Photograph by: Tom Naberhuis
Today we have various social media platforms just a few clicks away, and it seems that the boundary between social media and music may be starting to combine forces to crack down on copyright.
Facebook seems to be exploring a venture into the music business, hiring Tamara Hrivnak, one of the main music directors and lawyers for YouTube and Google Play.
Hrivnak confirmed her new role with Facebook on the site, saying she was going to work on "deepening Facebook's relationship with the music industry".
She added: "Facebook is all about making the world more open and connected and music can play an important role".
But is this move really necessary?
Over the past few years music videos have become more and more popular on the site despite some of them not being licensed, and it looks like Hrivnak's new role will incorporate managing this issue.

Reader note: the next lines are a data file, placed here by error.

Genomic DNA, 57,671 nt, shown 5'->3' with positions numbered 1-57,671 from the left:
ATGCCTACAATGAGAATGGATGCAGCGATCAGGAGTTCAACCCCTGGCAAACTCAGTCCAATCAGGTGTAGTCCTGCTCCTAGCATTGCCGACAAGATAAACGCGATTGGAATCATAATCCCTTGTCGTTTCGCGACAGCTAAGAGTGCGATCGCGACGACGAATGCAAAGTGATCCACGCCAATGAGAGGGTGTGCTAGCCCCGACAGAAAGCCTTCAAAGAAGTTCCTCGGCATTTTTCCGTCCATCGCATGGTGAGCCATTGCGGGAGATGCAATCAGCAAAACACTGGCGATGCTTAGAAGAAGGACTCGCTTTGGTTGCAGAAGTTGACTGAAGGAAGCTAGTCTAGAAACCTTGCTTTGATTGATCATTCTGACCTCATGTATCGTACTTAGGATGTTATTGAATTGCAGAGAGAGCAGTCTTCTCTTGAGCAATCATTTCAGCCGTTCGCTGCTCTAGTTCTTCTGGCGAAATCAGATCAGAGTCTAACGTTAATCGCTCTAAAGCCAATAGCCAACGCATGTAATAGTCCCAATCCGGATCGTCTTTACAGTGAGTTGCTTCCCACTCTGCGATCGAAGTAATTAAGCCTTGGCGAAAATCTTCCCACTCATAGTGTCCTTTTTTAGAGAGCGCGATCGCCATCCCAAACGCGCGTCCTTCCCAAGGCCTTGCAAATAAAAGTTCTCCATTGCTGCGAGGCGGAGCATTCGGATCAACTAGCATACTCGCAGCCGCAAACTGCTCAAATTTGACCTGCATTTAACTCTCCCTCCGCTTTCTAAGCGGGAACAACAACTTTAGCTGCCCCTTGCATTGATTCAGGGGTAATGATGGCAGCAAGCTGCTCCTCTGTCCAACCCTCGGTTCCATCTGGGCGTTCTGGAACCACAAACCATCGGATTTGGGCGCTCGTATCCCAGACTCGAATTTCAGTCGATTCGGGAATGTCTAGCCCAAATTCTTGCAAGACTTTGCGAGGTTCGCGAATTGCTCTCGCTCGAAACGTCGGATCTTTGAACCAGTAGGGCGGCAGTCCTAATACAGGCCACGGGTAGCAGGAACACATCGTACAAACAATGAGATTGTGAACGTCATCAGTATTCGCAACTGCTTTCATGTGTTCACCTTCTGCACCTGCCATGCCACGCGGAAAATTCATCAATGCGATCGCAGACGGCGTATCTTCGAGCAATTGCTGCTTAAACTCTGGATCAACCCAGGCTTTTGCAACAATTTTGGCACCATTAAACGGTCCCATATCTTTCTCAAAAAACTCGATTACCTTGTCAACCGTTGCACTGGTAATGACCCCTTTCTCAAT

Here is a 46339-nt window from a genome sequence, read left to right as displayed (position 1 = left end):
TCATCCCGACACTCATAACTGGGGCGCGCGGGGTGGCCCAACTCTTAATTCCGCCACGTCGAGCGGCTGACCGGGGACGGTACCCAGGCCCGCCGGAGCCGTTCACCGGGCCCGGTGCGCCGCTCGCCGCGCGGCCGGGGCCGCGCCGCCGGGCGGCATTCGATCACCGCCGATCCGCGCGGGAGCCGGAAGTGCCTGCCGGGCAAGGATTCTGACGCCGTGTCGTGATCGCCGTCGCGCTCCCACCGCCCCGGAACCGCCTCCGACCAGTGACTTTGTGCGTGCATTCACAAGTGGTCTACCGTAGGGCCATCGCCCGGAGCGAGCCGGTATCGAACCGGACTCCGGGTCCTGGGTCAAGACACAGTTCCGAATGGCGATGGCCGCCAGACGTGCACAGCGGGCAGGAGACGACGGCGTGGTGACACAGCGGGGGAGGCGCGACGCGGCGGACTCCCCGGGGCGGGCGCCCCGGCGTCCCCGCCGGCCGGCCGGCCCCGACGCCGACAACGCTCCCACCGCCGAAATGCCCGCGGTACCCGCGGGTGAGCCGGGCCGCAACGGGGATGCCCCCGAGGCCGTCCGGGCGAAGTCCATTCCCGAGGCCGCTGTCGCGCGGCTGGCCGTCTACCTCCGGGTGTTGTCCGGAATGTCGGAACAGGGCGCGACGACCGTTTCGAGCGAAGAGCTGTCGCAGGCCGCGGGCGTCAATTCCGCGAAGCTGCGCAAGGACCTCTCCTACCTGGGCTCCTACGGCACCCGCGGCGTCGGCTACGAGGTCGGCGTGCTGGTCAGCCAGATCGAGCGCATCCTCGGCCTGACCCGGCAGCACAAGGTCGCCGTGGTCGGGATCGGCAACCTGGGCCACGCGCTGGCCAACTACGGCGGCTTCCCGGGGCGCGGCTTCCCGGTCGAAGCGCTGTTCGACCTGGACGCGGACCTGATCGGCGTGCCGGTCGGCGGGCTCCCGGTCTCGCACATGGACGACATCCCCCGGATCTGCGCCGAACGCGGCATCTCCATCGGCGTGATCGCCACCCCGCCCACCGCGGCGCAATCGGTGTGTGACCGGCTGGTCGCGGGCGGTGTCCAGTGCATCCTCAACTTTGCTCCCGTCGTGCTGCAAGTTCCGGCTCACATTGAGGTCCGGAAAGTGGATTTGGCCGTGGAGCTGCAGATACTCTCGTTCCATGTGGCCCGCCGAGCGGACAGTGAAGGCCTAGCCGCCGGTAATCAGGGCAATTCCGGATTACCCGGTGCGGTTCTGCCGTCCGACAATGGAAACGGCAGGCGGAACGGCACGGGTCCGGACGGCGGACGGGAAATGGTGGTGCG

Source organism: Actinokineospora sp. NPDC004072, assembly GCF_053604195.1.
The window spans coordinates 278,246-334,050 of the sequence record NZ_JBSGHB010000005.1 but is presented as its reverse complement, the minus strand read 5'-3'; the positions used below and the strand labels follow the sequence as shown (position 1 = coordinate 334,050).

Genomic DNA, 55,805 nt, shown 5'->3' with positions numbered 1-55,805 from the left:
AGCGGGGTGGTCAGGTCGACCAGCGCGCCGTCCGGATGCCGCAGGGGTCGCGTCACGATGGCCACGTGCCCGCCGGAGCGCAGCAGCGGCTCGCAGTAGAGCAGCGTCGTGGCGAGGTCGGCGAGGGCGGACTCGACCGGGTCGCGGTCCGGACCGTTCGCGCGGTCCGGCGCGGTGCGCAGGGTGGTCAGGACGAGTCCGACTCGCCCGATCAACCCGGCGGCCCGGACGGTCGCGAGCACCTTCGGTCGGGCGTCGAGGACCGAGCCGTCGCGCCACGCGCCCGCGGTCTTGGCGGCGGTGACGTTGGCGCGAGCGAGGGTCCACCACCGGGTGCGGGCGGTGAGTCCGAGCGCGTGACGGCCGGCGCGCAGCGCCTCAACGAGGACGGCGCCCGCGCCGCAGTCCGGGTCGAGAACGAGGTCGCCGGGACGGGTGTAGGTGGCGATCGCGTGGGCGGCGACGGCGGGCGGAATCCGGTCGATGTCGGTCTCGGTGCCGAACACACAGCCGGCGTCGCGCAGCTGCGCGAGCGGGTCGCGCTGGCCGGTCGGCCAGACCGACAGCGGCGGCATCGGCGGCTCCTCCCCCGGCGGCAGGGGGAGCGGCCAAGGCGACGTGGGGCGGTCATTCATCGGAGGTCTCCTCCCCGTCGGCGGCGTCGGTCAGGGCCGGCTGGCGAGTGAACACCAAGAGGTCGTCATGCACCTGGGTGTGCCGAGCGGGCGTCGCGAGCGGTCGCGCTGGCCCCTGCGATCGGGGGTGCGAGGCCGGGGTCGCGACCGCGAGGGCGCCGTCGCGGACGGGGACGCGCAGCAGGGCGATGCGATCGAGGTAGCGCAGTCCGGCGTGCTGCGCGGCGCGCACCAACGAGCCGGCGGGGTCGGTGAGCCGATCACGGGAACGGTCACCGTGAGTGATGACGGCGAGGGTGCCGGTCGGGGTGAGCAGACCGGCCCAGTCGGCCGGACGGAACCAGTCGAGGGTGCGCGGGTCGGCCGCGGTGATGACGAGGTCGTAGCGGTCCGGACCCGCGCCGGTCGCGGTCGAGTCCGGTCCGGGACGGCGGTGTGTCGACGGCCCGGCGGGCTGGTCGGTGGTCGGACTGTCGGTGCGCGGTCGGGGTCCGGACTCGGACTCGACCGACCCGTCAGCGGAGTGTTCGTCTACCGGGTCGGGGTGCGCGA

Since late last year Facebook has been building a content ID system to take down music that is copyrighted, and now it seems that soon the plan will be finally coming into full action.
According to Billboard, CEO of the National Music Publishers Association David Israelite criticised the site for hosting videos with music that was copyrighted without obtaining a license or paying the creators.
Who knows exactly how this move will shape music content on Facebook, but there is no doubt that music labels, managers and artists themselves will be keeping a close eye on the progress.